Medicating the Military


“At least one in six service members is on some form of psychiatric drug. … The drugs come with serious side effects: They can impair motor skills, reduce reaction times and generally make a war fighter less effective. Some double the risk for suicide, prompting doctors — and Congress — to question whether these drugs are connected to the rising rate of military suicides. … Defense officials repeatedly have denied requests by Military Times for copies of autopsy reports that would show the prevalence of such drugs in suicide toxicology reports.”


“The long awaited 2010 Army report, ‘Health Promotion, Risk Reduction, Suicide Prevention‘ considers the economy, the stress of nine years of war, family dislocations, repeated moves, repeated deployments, troops’ risk-taking personalities, waived entrance standards and many aspects of Army culture. What it barely considers is the suicide-linked antidepressants, antipsychotics and antiseizure drugs whose use exactly parallels the increase in US troop suicides since 2005. … But instead of citing dangerous drugs and drug cocktails for turning troops suicidal (and accident prone and at risk of death from unsafe combinations) the Army report cites troops’ illicit use of them along with street drugs. (The word ‘illicit’ appears 150 times in the Army report and ‘psychiatrist’ appears twice.)”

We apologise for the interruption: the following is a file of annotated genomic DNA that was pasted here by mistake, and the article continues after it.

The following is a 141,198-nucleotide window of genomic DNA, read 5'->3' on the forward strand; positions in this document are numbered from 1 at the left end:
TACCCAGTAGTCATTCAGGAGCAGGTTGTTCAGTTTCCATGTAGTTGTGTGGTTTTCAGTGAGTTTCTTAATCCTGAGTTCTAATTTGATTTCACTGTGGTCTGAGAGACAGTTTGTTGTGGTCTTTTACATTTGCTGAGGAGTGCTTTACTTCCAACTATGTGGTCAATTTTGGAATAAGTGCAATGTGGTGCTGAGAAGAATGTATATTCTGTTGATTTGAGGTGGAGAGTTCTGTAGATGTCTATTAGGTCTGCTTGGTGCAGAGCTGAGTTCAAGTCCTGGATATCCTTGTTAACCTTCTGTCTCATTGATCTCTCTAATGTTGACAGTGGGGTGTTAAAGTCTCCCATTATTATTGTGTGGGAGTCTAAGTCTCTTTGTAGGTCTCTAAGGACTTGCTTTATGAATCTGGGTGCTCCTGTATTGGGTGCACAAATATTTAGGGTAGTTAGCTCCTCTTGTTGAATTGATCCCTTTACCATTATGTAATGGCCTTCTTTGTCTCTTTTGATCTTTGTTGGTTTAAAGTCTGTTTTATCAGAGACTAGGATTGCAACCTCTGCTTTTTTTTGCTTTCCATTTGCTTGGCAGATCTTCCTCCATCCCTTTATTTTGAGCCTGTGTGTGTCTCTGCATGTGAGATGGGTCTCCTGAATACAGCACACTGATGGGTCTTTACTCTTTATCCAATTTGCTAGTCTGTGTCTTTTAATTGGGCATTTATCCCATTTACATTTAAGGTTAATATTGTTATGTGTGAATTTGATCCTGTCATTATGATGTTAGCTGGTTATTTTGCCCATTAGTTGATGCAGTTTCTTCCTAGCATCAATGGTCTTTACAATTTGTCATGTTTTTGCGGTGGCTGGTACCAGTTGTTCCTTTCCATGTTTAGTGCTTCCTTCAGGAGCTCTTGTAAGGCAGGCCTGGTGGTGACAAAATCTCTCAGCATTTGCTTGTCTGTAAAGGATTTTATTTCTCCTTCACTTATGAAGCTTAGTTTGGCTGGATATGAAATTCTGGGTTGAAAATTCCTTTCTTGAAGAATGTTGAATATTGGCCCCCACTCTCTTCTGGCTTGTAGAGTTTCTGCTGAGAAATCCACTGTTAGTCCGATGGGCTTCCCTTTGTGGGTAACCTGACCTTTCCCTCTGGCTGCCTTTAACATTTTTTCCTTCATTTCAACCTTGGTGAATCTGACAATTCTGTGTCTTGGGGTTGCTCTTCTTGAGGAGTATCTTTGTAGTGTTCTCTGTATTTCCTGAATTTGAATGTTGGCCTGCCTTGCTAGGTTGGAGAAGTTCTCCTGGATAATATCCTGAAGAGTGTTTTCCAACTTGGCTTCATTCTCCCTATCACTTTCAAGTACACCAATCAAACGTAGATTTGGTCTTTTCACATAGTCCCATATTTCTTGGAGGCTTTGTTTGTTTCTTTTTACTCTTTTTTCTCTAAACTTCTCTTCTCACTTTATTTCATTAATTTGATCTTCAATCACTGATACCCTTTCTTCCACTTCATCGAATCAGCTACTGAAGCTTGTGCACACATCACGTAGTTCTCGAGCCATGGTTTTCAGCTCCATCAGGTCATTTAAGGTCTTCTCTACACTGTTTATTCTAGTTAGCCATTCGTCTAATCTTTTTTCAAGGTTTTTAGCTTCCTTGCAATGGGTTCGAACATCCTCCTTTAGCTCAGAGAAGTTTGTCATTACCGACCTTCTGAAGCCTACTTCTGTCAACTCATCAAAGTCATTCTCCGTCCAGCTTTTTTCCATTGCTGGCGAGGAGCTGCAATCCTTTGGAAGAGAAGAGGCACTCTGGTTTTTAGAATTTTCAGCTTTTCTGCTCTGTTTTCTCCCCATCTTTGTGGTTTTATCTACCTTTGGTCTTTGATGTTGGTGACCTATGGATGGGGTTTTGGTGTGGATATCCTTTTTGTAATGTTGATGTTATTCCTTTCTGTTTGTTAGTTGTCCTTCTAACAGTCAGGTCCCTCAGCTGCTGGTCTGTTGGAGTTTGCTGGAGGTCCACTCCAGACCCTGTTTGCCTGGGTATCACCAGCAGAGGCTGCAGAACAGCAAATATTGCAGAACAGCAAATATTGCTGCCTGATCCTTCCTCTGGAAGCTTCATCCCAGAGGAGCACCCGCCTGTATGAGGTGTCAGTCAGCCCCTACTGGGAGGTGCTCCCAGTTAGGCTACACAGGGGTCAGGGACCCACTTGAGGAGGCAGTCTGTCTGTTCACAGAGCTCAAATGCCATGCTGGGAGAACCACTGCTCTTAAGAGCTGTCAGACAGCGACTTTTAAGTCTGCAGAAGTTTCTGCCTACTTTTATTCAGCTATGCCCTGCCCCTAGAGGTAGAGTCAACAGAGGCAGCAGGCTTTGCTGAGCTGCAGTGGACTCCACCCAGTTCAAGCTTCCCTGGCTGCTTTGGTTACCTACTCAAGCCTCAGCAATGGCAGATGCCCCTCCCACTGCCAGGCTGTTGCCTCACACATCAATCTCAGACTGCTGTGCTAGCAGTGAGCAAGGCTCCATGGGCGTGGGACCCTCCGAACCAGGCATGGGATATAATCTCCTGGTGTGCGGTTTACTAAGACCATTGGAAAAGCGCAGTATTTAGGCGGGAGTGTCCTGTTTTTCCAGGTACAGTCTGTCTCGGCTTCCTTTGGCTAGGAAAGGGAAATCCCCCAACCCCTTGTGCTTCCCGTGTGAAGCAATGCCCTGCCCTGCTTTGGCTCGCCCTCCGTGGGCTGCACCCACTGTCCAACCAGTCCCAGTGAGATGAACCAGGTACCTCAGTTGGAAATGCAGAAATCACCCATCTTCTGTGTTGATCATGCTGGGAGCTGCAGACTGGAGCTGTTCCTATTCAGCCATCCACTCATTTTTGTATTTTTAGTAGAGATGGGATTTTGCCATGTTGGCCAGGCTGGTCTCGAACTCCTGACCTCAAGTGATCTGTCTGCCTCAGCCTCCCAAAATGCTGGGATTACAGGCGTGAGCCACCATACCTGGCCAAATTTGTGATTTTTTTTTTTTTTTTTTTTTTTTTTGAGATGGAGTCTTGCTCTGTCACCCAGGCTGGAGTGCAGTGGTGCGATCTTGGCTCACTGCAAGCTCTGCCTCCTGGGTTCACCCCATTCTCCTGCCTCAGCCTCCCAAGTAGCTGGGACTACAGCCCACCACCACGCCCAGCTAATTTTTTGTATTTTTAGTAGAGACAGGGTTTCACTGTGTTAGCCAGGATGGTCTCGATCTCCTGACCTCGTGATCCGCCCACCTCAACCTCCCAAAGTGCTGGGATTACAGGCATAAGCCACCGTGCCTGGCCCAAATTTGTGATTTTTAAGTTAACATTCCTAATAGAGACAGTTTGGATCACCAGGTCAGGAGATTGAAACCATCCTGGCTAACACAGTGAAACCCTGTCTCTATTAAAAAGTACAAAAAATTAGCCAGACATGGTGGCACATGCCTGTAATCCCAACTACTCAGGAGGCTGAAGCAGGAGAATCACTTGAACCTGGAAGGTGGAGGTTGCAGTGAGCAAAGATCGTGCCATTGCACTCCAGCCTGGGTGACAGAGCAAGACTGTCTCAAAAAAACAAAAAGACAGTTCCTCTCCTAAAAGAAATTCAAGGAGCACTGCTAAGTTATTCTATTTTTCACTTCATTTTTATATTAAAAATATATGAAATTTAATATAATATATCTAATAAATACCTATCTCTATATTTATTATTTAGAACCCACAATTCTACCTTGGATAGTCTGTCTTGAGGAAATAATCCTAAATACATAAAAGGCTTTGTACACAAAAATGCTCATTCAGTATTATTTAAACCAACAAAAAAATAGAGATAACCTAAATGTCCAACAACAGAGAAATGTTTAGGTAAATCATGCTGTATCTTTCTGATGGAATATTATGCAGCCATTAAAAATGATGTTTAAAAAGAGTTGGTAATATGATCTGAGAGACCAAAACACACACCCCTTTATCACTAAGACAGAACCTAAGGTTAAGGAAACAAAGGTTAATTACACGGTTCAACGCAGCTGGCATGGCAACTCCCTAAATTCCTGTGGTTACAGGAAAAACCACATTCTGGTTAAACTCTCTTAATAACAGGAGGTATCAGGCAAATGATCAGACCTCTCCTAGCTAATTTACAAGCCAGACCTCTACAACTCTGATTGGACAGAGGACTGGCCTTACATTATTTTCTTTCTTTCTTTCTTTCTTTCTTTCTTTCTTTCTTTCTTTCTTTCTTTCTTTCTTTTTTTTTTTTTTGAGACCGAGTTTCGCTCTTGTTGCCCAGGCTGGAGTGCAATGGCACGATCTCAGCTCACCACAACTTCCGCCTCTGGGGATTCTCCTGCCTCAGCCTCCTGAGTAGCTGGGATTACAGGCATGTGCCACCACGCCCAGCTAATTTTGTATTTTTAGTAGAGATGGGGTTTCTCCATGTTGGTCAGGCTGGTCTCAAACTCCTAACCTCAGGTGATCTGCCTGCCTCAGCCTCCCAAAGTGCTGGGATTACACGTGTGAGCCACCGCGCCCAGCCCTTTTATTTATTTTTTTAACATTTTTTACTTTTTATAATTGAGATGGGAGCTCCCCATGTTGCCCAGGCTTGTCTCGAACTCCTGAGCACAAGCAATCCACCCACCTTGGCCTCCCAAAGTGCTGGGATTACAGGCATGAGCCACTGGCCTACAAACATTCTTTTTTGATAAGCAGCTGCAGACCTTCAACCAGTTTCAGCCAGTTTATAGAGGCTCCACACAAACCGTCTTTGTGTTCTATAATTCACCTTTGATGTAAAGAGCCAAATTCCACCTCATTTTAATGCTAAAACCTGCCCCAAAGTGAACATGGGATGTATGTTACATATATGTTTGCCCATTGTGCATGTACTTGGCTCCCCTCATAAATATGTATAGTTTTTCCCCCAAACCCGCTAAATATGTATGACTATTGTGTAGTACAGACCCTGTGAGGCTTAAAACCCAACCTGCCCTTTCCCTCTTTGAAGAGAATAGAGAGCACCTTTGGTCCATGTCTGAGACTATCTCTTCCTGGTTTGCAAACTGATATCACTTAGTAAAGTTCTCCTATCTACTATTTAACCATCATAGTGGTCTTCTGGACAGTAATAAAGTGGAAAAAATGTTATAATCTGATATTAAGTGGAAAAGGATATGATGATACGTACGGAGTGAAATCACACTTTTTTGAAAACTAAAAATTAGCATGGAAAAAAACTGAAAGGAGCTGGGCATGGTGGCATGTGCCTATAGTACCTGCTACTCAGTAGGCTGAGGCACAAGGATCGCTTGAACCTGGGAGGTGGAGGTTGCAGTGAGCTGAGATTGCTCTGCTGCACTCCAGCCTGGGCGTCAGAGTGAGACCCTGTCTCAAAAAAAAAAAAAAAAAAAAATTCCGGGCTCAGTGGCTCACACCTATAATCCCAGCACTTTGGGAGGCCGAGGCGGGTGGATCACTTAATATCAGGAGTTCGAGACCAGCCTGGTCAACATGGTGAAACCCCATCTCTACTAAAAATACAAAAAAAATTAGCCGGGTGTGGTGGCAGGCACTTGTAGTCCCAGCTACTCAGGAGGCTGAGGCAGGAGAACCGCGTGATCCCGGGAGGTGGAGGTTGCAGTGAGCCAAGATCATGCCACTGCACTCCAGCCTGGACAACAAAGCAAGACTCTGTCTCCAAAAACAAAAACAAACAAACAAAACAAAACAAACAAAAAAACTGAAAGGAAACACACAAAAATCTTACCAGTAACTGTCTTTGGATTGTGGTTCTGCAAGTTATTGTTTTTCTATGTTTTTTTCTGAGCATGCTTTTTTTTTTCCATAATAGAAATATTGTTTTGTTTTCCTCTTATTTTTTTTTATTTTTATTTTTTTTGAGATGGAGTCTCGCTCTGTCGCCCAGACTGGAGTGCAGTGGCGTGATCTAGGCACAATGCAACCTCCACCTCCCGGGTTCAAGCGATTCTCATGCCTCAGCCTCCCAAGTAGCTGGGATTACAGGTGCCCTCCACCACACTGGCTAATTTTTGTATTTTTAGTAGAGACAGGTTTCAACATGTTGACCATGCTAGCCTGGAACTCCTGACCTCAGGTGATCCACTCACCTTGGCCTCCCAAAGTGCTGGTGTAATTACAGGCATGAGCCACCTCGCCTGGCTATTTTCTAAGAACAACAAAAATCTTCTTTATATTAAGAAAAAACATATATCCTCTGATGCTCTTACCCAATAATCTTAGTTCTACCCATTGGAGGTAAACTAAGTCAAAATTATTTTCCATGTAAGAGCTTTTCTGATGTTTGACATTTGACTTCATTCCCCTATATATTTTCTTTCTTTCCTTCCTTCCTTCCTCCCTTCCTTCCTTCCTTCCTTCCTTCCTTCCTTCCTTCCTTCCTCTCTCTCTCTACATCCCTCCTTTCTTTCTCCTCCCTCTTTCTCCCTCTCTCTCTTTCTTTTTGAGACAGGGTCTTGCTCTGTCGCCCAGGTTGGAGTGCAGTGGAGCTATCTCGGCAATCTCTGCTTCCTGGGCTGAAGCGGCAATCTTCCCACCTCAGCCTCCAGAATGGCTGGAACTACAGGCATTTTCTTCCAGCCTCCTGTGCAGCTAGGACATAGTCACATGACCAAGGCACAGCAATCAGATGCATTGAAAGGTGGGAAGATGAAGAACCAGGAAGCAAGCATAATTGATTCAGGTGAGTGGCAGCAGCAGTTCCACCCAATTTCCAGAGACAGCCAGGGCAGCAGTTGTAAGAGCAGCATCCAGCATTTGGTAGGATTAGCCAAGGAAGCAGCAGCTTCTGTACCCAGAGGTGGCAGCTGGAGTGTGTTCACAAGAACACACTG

Write to General Peter W. Chiarelli, Army Vice Chief of Staff, and let him know what you think [1400 Defense Pentagon, Washington DC 20301-1400].

CCHR has been investigating and exposing the suicide risks of psychiatric drugs and the psychiatric assault on society since 1969. For more information click here.

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